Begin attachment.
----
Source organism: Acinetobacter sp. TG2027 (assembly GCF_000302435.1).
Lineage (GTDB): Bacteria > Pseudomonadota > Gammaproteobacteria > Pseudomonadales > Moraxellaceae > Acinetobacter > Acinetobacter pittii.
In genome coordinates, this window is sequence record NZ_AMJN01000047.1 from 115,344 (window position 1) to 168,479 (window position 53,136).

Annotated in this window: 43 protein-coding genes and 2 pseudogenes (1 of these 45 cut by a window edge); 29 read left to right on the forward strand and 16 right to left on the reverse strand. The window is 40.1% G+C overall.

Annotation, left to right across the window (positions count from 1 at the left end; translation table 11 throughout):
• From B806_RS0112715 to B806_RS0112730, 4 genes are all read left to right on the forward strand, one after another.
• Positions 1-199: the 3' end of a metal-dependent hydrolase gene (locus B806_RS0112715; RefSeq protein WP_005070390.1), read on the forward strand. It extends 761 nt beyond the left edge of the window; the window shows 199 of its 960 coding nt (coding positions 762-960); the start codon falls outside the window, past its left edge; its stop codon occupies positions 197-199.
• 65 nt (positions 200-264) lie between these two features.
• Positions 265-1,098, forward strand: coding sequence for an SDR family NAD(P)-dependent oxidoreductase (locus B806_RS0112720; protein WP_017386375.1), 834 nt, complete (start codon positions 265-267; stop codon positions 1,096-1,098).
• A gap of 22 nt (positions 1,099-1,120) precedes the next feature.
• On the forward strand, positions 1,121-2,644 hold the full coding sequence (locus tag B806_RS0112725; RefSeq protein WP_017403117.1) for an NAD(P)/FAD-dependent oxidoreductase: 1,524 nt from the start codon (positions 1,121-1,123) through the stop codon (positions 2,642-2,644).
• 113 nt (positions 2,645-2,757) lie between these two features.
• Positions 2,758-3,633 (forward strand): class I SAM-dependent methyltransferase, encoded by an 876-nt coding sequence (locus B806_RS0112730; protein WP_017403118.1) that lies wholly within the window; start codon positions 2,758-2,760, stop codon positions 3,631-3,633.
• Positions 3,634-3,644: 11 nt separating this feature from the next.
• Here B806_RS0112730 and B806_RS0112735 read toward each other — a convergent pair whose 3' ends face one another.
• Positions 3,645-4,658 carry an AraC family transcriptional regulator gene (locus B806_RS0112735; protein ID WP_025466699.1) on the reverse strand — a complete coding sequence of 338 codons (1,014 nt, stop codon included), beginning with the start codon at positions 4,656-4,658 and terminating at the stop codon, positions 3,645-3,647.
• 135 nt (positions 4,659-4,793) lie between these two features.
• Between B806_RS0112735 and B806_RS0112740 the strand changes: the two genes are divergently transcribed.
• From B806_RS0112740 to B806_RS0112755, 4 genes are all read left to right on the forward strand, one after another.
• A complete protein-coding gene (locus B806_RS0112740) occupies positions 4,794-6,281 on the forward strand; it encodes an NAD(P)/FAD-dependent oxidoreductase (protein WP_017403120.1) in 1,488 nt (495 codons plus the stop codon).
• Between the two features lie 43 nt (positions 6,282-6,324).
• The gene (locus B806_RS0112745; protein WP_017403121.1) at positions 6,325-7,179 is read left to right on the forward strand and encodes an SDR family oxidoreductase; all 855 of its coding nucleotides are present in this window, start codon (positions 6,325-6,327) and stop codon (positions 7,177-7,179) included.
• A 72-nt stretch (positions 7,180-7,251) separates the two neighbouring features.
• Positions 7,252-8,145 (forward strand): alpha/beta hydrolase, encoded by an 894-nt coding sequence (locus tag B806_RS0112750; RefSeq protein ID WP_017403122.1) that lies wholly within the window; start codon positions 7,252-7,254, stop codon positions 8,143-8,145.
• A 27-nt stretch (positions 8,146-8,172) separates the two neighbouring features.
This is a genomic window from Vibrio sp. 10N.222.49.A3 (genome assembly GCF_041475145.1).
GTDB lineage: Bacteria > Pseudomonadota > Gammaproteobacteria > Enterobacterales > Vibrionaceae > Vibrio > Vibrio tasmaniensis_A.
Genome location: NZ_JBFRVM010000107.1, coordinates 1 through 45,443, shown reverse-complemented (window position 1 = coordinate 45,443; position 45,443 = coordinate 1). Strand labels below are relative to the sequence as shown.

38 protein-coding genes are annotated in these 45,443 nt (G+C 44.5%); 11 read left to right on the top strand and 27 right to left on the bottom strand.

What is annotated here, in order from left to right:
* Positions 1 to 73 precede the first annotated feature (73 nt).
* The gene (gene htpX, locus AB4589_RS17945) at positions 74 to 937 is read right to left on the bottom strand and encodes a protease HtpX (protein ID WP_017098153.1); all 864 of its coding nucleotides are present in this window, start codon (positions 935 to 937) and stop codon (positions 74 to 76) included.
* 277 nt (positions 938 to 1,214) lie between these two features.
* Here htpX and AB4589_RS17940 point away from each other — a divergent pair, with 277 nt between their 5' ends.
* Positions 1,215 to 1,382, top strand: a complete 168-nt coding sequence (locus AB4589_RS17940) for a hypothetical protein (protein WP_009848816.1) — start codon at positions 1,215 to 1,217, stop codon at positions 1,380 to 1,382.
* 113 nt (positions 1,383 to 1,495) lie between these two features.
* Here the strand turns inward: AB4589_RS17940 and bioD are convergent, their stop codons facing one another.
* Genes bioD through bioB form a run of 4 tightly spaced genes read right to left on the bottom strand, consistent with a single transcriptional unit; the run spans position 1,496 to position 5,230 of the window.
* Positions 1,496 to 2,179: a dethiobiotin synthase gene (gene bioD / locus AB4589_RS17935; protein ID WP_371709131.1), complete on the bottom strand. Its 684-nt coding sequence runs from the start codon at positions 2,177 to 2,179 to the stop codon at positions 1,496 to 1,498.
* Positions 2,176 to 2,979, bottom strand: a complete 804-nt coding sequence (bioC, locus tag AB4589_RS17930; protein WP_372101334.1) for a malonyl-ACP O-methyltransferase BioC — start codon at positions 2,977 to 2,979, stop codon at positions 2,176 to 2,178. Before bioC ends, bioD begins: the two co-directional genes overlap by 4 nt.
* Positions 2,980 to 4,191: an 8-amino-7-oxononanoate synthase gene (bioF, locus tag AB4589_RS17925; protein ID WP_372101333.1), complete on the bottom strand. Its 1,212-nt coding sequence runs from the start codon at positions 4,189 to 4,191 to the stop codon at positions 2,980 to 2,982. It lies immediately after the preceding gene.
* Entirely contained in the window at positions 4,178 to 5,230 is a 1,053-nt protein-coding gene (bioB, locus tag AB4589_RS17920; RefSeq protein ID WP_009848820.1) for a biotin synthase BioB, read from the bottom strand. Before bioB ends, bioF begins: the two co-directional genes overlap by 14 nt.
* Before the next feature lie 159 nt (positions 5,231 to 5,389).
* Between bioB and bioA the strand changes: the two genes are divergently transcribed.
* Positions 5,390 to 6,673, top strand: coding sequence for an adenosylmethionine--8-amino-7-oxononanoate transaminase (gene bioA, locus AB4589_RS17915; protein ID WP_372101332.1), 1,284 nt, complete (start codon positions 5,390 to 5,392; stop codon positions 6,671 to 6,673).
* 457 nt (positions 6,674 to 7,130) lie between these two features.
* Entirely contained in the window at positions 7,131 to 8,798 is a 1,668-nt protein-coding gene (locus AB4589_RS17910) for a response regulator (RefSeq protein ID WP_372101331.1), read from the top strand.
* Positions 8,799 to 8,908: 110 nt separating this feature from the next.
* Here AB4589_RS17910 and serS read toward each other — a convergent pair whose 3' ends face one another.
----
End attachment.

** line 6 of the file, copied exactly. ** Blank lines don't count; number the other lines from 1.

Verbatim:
• From B806_RS0112715 to B806_RS0112730, 4 genes are all read left to right on the forward strand, one after another.